Does an unheated canvas-covered tent cabin sound too chilly? Curry Village's All U Can Heat special offer lets you stay in a heated tent cabin for just $10 more per night. Using the same rules as the Temp-RATE-ure deal, the nightly rate maxes out at $49 per double occupancy, excluding taxes. Of course, there are far fewer heated than unheated tent cabins in Curry Village, so book early. Cold sleepers will want to bring their own sleeping bags, no matter which type of cabin they end up staying in.

To book either of these winter packages at Yosemite's Curry Village, call (801) 559-4884 or go online for
Temp-RATE-ure reservations or All U Can Heat reservations. These special rates are not available on weekends, holidays or from February 12 to 14, 2010.

Photo: Yosemite Valley (Michael Connolly, Jr.)

Tuesday, November 24, 2009

Thanksgiving Dinner Cheat: Your National Parks

Not feeling up to cooking Thanksgiving Day dinner this year? No problem. Load up the family and head to one of the West's national parks for an unforgettable day outside, followed by a pretty darn good holiday meal at one of the parks' justifiably famous lodges.

Several years ago, I took a friend to the south rim of the Grand Canyon on Thanksgiving Day. We hiked in the snow near Hermits Rest, then bellied up to the no-reservations Bright Angel Restaurant for cranberry sauce, mashed potatoes, stuffing, turkey -- basically, the Thanksgiving works. The canyon-view window table didn't hurt either.

After all, doesn't food always taste better after you've been playing outside all day? Especially when you don't have to cook it yourself. And just
maybe this is the right year to start a healthier family tradition of exercise, not overeating. So, take a look at these scenic national park dining rooms, most of which don't require reservations:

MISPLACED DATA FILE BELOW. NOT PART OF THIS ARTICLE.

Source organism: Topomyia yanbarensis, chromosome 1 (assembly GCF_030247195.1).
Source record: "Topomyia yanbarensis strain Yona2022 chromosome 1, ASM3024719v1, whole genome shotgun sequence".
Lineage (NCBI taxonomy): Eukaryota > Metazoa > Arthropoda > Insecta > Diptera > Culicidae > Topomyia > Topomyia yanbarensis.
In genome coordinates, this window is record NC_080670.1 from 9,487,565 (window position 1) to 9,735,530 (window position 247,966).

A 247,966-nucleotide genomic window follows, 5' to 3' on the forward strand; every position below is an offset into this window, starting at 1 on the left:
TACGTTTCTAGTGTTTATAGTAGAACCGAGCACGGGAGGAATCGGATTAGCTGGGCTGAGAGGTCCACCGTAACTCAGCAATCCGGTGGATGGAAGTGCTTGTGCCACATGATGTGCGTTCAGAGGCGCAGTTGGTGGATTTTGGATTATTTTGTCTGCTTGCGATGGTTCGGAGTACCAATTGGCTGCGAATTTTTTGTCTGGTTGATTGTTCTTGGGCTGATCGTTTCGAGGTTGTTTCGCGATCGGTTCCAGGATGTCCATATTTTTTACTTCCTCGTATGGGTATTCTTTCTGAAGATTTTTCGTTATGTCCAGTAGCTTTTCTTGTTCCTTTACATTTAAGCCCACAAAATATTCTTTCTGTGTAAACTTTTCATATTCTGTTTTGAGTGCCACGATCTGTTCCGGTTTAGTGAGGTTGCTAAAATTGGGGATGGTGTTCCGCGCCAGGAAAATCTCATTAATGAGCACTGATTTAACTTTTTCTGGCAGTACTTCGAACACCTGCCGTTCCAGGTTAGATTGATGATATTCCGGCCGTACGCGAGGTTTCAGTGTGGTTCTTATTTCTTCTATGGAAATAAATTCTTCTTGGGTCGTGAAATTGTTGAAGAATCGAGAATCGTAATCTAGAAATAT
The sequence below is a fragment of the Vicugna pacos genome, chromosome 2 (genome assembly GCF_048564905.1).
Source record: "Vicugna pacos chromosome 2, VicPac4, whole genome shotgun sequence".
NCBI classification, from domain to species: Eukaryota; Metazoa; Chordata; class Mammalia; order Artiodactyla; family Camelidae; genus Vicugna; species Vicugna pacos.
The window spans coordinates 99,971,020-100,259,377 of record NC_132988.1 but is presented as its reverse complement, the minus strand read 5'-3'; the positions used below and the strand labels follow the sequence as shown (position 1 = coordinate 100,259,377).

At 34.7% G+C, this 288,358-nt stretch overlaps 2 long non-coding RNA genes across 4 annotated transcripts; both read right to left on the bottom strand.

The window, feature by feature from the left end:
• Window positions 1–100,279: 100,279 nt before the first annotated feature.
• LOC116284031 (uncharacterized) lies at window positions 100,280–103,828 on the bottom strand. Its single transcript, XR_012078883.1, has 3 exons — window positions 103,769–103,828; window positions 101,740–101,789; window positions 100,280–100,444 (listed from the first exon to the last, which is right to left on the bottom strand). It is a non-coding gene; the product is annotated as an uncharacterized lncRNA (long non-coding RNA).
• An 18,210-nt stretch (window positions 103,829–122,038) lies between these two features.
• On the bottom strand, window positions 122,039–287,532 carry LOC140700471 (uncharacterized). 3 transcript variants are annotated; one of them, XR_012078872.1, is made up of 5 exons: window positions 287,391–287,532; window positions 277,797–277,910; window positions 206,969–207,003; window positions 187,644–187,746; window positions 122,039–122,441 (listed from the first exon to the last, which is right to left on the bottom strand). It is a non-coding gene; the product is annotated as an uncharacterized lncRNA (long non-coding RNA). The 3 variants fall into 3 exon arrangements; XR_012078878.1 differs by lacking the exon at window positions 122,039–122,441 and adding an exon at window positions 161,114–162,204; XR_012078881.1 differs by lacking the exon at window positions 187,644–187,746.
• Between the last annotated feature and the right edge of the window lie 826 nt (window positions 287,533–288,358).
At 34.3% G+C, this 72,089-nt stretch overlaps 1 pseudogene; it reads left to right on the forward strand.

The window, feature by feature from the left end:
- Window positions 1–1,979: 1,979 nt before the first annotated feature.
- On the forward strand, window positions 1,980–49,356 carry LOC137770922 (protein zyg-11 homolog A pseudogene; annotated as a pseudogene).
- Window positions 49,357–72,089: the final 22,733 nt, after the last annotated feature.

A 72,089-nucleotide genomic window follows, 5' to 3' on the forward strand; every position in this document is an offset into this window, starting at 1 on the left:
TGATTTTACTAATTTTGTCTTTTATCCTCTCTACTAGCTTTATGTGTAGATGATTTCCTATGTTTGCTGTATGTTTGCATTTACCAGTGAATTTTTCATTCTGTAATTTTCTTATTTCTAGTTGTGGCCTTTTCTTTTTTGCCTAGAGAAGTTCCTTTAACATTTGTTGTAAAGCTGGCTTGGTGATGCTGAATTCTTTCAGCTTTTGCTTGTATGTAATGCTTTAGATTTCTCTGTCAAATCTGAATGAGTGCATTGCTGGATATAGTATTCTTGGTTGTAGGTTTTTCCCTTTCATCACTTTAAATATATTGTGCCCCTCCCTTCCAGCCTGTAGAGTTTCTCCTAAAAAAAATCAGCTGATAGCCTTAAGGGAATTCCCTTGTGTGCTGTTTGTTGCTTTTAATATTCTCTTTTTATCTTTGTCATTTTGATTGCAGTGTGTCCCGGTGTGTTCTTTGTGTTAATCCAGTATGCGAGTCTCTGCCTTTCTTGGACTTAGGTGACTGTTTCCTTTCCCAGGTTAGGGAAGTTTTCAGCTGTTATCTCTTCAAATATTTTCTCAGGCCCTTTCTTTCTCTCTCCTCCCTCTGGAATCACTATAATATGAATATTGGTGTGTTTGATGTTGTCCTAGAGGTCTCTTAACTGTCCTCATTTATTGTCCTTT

Do you have another favorite national park restaurant? Recommend it by posting a comment below.

Photo: Grand Canyon National Park (Michael Connolly, Jr. & Sara Benson)

Friday, November 20, 2009

Santa Cruz Mountain Wineries: Open Tomorrow

Forget Napa and Sonoma this weekend. The Santa Cruz Mountains, ranking among California's oldest wine-growing regions, are beautifully untrammeled. With vineyards spread beneath old-growth redwood forests, many of these winemakers have achieved cult status, especially for their estate Pinot Noir bottlings.

The trouble is, some top Santa Cruz Mountain wineries are only open to the public four times each year on quarterly Passport days. Your next chance to visit some of these hidden vineyards is Saturday, November 21. Participating wineries will be open from 11 a.m. until 5 p.m. (click here for a map). Even wineries that are normally open to the public often celebrate Passport day by pouring special vintages and offering barrel samples.

To buy a Passport ticket ($40), which can only be used once at each winery but conveniently has no expiration date, call (831) 685-8463 or pick one up at any participating winery. You can use that same ticket again on future Passport days, usually held on the third Saturday of January, April, July and November.

After all, there's much more amazing wine to dig up in these mountains than anyone could possibly tipple on just one Saturday afternoon. And don't worry if you can't make it tomorrow, because chic Vinocruz wine store in downtown Santa Cruz pours rare and outstanding local vintages every day of the year, no passport required.

Do you have a fave winery in the Santa Cruz Mountains? Or another under-the-radar California wine country you'd recommend? Let me know by posting a comment below.

Photo: California vineyards (Michael Connolly, Jr.)